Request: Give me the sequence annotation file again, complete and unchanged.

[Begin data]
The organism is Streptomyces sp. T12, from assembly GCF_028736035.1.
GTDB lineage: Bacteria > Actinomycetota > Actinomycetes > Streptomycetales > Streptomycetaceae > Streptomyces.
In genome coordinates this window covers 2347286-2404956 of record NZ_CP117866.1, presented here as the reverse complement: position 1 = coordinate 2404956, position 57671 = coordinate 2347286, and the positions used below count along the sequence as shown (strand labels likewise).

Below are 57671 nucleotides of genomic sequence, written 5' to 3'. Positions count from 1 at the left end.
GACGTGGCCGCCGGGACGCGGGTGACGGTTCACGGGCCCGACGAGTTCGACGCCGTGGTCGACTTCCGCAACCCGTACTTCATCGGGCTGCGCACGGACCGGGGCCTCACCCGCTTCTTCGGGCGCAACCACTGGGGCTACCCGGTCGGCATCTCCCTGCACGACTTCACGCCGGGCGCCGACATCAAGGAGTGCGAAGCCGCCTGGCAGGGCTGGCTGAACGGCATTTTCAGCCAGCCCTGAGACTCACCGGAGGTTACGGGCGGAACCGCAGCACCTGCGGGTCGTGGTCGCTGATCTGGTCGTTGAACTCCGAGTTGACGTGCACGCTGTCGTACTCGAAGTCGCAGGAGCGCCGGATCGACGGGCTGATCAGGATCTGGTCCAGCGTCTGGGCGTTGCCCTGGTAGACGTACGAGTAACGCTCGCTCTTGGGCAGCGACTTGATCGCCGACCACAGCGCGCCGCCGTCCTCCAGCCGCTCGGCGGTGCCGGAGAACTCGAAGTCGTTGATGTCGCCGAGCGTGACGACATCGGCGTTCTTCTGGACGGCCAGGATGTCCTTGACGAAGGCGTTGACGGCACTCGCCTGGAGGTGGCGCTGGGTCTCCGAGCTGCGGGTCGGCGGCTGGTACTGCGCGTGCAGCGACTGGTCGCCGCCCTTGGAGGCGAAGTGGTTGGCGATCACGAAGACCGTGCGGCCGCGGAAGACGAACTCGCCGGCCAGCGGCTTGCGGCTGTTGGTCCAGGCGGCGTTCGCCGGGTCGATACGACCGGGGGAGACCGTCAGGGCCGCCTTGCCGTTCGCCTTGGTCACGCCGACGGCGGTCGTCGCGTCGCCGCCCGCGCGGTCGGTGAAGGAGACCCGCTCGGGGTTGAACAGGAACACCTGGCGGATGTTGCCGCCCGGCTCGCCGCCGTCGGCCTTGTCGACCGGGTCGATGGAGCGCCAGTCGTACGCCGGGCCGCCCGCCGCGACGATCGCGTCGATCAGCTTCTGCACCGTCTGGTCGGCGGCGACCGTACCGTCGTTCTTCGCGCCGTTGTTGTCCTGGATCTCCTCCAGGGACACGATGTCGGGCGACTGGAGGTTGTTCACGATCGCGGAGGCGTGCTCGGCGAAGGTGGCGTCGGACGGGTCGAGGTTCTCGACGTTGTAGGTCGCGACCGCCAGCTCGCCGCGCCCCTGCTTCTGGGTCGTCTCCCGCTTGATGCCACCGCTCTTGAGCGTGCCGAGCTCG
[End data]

The organism is Streptomyces sp. T12, from assembly GCF_028736035.1.
GTDB lineage: Bacteria > Actinomycetota > Actinomycetes > Streptomycetales > Streptomycetaceae > Streptomyces.
In genome coordinates this window covers 2347286-2404956 of record NZ_CP117866.1, presented here as the reverse complement: position 1 = coordinate 2404956, position 57671 = coordinate 2347286, and the positions used below count along the sequence as shown (strand labels likewise).

Below are 57671 nucleotides of genomic sequence, written 5' to 3'. Positions count from 1 at the left end.
GACGTGGCCGCCGGGACGCGGGTGACGGTTCACGGGCCCGACGAGTTCGACGCCGTGGTCGACTTCCGCAACCCGTACTTCATCGGGCTGCGCACGGACCGGGGCCTCACCCGCTTCTTCGGGCGCAACCACTGGGGCTACCCGGTCGGCATCTCCCTGCACGACTTCACGCCGGGCGCCGACATCAAGGAGTGCGAAGCCGCCTGGCAGGGCTGGCTGAACGGCATTTTCAGCCAGCCCTGAGACTCACCGGAGGTTACGGGCGGAACCGCAGCACCTGCGGGTCGTGGTCGCTGATCTGGTCGTTGAACTCCGAGTTGACGTGCACGCTGTCGTACTCGAAGTCGCAGGAGCGCCGGATCGACGGGCTGATCAGGATCTGGTCCAGCGTCTGGGCGTTGCCCTGGTAGACGTACGAGTAACGCTCGCTCTTGGGCAGCGACTTGATCGCCGACCACAGCGCGCCGCCGTCCTCCAGCCGCTCGGCGGTGCCGGAGAACTCGAAGTCGTTGATGTCGCCGAGCGTGACGACATCGGCGTTCTTCTGGACGGCCAGGATGTCCTTGACGAAGGCGTTGACGGCACTCGCCTGGAGGTGGCGCTGGGTCTCCGAGCTGCGGGTCGGCGGCTGGTACTGCGCGTGCAGCGACTGGTCGCCGCCCTTGGAGGCGAAGTGGTTGGCGATCACGAAGACCGTGCGGCCGCGGAAGACGAACTCGCCGGCCAGCGGCTTGCGGCTGTTGGTCCAGGCGGCGTTCGCCGGGTCGATACGACCGGGGGAGACCGTCAGGGCCGCCTTGCCGTTCGCCTTGGTCACGCCGACGGCGGTCGTCGCGTCGCCGCCCGCGCGGTCGGTGAAGGAGACCCGCTCGGGGTTGAACAGGAACACCTGGCGGATGTTGCCGCCCGGCTCGCCGCCGTCGGCCTTGTCGACCGGGTCGATGGAGCGCCAGTCGTACGCCGGGCCGCCCGCCGCGACGATCGCGTCGATCAGCTTCTGCACCGTCTGGTCGGCGGCGACCGTACCGTCGTTCTTCGCGCCGTTGTTGTCCTGGATCTCCTCCAGGGACACGATGTCGGGCGACTGGAGGTTGTTCACGATCGCGGAGGCGTGCTCGGCGAAGGTGGCGTCGGACGGGTCGAGGTTCTCGACGTTGTAGGTCGCGACCGCCAGCTCGCCGCGCCCCTGCTTCTGGGTCGTCTCCCGCTTGATGCCACCGCTCTTGAGCGTGCCGAGCTCG